Plymouth is nearing completion of its long-running plan to renovate and dramatically expand the city’s 20-year-old community center.
The estimated $50 million project has been in the works since 2016, when the city did a feasibility study and found that the 30,000-square-foot community center was at maximum capacity for the population, which had grown by 13,000 since the facility opened in 1999.
Although the final design won’t be approved by the City Council until fall, some of the proposed amenities include gymnasiums, an indoor playground, fitness studios, an art gallery and music rooms. Construction is expected to begin late next year.
“The City Council understands this is an opportunity to build the right facility for our 80,000 residents,” said Parks and Recreation Director Diane Evans. “We want to make sure what we put here will represent Plymouth and the community well.”
To pay for the 111,000-square-foot center, city officials plan to raise property taxes and seek $15 million in bonding from the Legislature. The owner of a $300,000 home would see a tax increase of about $80 a year, according to the city’s website.
Evans said officials made a great effort to engage the community in the planning process, including three open houses, five events, mailings and an online survey. More than 200 people attended an open house Tuesday, and 800 people responded to the online survey.
At least one resident, Kerry Anderson, wrote a letter to the editor of the local newspaper calling the expansion “overkill” and saying that he would rather have the money spent on road improvements.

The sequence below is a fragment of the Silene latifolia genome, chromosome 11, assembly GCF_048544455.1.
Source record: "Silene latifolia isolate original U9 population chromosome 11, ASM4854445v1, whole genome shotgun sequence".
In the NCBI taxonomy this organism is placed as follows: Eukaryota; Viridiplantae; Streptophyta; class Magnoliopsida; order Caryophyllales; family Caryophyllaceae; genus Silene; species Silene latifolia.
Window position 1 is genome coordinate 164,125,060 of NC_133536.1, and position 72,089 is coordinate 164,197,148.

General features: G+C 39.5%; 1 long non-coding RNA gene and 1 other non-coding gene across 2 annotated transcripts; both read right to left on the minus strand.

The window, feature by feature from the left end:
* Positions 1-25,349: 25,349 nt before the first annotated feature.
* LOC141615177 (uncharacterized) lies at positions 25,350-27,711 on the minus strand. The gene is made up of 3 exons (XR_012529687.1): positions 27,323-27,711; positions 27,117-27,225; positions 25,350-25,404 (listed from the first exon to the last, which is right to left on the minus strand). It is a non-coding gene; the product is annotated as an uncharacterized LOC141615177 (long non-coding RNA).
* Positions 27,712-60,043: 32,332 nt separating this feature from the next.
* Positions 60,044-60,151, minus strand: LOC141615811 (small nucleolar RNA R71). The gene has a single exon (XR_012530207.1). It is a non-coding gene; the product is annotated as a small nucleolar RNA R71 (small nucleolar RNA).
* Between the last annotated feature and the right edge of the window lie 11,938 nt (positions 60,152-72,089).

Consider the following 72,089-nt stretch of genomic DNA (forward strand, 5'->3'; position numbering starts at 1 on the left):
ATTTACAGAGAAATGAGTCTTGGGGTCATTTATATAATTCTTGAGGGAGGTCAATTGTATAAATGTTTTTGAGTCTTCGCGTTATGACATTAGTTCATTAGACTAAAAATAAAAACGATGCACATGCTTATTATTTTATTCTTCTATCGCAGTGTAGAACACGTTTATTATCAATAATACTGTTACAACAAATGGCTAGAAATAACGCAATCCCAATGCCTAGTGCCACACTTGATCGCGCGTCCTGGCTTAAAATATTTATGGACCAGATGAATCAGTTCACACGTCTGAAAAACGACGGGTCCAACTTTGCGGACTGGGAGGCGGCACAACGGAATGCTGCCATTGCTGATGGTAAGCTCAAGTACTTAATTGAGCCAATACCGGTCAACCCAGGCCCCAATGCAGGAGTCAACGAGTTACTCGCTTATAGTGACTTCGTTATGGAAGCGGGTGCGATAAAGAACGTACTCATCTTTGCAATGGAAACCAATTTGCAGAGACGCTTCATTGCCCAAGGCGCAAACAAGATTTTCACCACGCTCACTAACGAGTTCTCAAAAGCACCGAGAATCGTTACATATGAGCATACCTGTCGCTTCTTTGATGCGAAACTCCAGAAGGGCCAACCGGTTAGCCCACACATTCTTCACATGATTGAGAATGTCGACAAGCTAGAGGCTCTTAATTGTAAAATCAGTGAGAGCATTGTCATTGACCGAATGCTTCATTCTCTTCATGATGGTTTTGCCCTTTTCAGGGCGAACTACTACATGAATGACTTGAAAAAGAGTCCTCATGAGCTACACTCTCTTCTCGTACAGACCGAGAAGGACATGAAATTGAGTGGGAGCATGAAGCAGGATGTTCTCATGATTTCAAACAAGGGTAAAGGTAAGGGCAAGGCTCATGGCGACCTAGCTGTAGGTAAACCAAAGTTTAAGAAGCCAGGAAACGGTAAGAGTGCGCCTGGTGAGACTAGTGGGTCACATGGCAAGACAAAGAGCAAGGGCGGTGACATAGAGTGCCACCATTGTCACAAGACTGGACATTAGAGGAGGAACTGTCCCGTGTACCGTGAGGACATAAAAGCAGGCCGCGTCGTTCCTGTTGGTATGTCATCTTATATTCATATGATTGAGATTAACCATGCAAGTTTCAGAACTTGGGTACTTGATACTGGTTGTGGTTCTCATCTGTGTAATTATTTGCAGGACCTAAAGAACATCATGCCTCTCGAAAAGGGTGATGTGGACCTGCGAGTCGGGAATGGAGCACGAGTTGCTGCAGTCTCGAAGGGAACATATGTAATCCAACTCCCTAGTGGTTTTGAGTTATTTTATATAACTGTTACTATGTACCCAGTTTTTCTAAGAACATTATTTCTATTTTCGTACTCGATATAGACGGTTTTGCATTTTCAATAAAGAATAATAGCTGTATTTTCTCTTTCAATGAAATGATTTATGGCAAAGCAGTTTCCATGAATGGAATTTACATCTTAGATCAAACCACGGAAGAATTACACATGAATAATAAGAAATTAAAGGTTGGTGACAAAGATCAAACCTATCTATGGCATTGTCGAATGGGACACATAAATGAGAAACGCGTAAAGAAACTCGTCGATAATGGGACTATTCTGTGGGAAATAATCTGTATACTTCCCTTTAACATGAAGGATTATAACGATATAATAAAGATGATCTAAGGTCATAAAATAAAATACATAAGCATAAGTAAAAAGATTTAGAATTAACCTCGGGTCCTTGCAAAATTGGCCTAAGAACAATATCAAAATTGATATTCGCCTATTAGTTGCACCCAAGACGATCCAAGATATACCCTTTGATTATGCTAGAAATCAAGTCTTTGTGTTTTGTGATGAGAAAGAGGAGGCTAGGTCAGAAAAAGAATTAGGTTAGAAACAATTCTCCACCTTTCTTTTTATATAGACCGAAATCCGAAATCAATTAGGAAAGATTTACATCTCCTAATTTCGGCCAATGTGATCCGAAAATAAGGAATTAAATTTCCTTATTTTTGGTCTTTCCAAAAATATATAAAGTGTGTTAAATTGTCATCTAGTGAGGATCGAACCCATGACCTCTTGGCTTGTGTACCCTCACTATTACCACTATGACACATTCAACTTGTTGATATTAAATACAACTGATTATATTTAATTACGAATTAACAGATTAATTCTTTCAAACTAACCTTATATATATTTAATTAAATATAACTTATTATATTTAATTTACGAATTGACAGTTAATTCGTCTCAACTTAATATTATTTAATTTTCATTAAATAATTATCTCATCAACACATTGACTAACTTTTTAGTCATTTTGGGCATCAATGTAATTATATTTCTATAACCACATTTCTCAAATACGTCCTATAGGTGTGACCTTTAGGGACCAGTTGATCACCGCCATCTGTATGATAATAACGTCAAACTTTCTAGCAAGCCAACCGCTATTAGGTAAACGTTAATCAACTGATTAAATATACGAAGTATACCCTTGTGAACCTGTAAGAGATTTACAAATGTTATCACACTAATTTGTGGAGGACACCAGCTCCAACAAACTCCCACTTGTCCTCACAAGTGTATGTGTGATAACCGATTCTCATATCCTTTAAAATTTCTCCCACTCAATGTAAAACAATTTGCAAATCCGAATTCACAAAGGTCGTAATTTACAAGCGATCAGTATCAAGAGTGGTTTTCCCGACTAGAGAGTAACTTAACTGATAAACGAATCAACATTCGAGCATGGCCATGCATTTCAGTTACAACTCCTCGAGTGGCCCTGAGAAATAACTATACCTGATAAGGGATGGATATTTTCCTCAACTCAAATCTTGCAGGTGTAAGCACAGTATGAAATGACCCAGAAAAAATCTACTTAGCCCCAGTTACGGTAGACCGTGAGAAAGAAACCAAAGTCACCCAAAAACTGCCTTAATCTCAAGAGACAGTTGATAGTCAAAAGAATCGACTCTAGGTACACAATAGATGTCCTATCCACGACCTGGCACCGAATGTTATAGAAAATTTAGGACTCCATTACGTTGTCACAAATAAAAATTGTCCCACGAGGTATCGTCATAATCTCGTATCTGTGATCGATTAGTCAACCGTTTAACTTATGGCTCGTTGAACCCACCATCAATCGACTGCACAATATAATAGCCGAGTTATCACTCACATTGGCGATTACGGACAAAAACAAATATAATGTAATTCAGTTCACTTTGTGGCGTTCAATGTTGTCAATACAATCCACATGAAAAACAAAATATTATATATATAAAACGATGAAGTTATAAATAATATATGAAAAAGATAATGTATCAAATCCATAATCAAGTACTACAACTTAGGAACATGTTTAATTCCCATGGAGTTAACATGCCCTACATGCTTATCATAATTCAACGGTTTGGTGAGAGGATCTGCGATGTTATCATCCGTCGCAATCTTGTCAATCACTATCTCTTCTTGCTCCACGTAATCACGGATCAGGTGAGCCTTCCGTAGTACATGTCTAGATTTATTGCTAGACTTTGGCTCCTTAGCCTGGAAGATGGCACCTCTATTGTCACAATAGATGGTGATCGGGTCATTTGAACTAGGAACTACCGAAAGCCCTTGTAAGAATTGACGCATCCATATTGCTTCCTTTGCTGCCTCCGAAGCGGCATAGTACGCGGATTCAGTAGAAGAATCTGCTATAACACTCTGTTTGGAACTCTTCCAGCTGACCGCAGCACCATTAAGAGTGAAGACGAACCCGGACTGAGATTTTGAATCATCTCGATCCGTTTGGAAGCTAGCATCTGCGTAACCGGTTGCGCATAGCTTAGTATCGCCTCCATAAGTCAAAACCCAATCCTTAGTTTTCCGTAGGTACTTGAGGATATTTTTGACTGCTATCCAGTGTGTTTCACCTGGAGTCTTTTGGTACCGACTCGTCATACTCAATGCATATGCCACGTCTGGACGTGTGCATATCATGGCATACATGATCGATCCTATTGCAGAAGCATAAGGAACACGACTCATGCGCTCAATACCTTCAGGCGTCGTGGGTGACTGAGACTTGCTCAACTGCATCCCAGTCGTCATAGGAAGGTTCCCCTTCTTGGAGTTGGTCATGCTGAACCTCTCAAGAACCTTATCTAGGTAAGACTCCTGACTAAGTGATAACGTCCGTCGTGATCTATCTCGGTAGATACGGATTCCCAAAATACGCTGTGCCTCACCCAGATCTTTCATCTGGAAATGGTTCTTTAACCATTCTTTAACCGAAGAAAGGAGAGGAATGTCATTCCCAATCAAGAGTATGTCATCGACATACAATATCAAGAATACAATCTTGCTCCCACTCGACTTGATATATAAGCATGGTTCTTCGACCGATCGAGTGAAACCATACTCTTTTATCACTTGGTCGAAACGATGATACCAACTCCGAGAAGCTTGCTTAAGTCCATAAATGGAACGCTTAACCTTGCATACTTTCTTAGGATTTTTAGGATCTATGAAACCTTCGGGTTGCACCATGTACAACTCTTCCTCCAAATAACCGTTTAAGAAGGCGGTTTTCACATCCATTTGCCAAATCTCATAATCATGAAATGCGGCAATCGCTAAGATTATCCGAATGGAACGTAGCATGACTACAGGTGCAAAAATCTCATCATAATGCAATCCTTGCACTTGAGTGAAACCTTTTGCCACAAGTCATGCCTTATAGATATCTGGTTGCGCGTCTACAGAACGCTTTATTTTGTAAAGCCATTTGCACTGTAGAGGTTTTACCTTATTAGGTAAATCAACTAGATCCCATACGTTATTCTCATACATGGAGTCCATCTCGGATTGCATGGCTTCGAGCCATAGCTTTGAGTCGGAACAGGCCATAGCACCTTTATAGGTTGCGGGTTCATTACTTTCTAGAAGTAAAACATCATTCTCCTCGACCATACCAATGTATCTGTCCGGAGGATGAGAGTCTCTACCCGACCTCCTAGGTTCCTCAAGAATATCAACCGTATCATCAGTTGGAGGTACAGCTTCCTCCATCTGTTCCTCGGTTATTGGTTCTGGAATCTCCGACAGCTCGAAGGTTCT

The community center, known as the Plymouth Creek Center, contains small classrooms and a ballroom. A soccer field, covered with a fabric dome for use during the winter, is adjacent to the building.
About 300,000 people last year visited the center, which hosts a variety of activities such as weddings, training events and art lessons in addition to recreational and senior programs. There are 75 activities each week and 14,500 hours of facility reservations.
While the focus of much of the proposed expansion is athletic activities, the center also would have designated spaces for seniors and other groups, a dance studio, party rooms and a renovated ballroom and theater, said center manager Chris Fleck. The design allows for flexibility in the future, he said.
Evans said the city is still reviewing the survey data, but right now it appears pretty favorable. Officials looked at community centers in other cities, “but we are building a center based on what the community thinks we need,” she said.
For example, the indoor playground would be larger in scale than similar ones in other cities, she said.
“We want it to feel like an outdoor playground since we have so many months of winter,” she said.